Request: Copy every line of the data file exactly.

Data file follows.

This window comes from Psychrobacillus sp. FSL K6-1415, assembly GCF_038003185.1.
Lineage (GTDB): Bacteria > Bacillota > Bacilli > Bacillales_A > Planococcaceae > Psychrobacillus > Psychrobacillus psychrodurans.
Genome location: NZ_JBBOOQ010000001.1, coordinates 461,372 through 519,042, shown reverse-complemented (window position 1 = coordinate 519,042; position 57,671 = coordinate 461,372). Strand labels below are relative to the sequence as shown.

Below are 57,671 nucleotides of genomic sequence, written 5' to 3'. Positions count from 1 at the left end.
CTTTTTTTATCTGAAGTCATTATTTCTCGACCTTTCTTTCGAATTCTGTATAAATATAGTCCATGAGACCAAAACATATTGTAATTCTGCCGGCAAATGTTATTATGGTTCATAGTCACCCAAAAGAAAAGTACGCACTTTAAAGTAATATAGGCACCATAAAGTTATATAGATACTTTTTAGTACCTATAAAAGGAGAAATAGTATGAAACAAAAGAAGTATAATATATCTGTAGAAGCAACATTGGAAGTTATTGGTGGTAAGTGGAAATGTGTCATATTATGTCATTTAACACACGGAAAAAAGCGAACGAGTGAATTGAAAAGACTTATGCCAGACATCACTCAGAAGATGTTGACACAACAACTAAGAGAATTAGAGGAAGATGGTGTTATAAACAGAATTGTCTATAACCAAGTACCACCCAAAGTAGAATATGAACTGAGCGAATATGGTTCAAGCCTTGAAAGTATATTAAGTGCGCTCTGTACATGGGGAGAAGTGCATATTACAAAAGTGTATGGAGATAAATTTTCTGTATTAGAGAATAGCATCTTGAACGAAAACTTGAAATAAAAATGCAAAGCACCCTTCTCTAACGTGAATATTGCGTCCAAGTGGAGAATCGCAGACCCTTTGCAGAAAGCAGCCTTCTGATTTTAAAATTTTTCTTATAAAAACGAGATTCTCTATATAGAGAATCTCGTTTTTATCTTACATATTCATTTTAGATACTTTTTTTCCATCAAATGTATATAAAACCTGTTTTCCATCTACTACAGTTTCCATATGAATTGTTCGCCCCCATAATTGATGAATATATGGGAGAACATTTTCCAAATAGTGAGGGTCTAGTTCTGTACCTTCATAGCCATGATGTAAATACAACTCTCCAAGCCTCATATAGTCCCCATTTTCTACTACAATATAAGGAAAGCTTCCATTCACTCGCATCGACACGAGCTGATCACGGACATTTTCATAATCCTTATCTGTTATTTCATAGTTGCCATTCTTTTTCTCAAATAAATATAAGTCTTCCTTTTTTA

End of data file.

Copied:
This window comes from Psychrobacillus sp. FSL K6-1415, assembly GCF_038003185.1.
Lineage (GTDB): Bacteria > Bacillota > Bacilli > Bacillales_A > Planococcaceae > Psychrobacillus > Psychrobacillus psychrodurans.
Genome location: NZ_JBBOOQ010000001.1, coordinates 461,372 through 519,042, shown reverse-complemented (window position 1 = coordinate 519,042; position 57,671 = coordinate 461,372). Strand labels below are relative to the sequence as shown.

Below are 57,671 nucleotides of genomic sequence, written 5' to 3'. Positions count from 1 at the left end.
CTTTTTTTATCTGAAGTCATTATTTCTCGACCTTTCTTTCGAATTCTGTATAAATATAGTCCATGAGACCAAAACATATTGTAATTCTGCCGGCAAATGTTATTATGGTTCATAGTCACCCAAAAGAAAAGTACGCACTTTAAAGTAATATAGGCACCATAAAGTTATATAGATACTTTTTAGTACCTATAAAAGGAGAAATAGTATGAAACAAAAGAAGTATAATATATCTGTAGAAGCAACATTGGAAGTTATTGGTGGTAAGTGGAAATGTGTCATATTATGTCATTTAACACACGGAAAAAAGCGAACGAGTGAATTGAAAAGACTTATGCCAGACATCACTCAGAAGATGTTGACACAACAACTAAGAGAATTAGAGGAAGATGGTGTTATAAACAGAATTGTCTATAACCAAGTACCACCCAAAGTAGAATATGAACTGAGCGAATATGGTTCAAGCCTTGAAAGTATATTAAGTGCGCTCTGTACATGGGGAGAAGTGCATATTACAAAAGTGTATGGAGATAAATTTTCTGTATTAGAGAATAGCATCTTGAACGAAAACTTGAAATAAAAATGCAAAGCACCCTTCTCTAACGTGAATATTGCGTCCAAGTGGAGAATCGCAGACCCTTTGCAGAAAGCAGCCTTCTGATTTTAAAATTTTTCTTATAAAAACGAGATTCTCTATATAGAGAATCTCGTTTTTATCTTACATATTCATTTTAGATACTTTTTTTCCATCAAATGTATATAAAACCTGTTTTCCATCTACTACAGTTTCCATATGAATTGTTCGCCCCCATAATTGATGAATATATGGGAGAACATTTTCCAAATAGTGAGGGTCTAGTTCTGTACCTTCATAGCCATGATGTAAATACAACTCTCCAAGCCTCATATAGTCCCCATTTTCTACTACAATATAAGGAAAGCTTCCATTCACTCGCATCGACACGAGCTGATCACGGACATTTTCATAATCCTTATCTGTTATTTCATAGTTGCCATTCTTTTTCTCAAATAAATATAAGTCTTCCTTTTTTA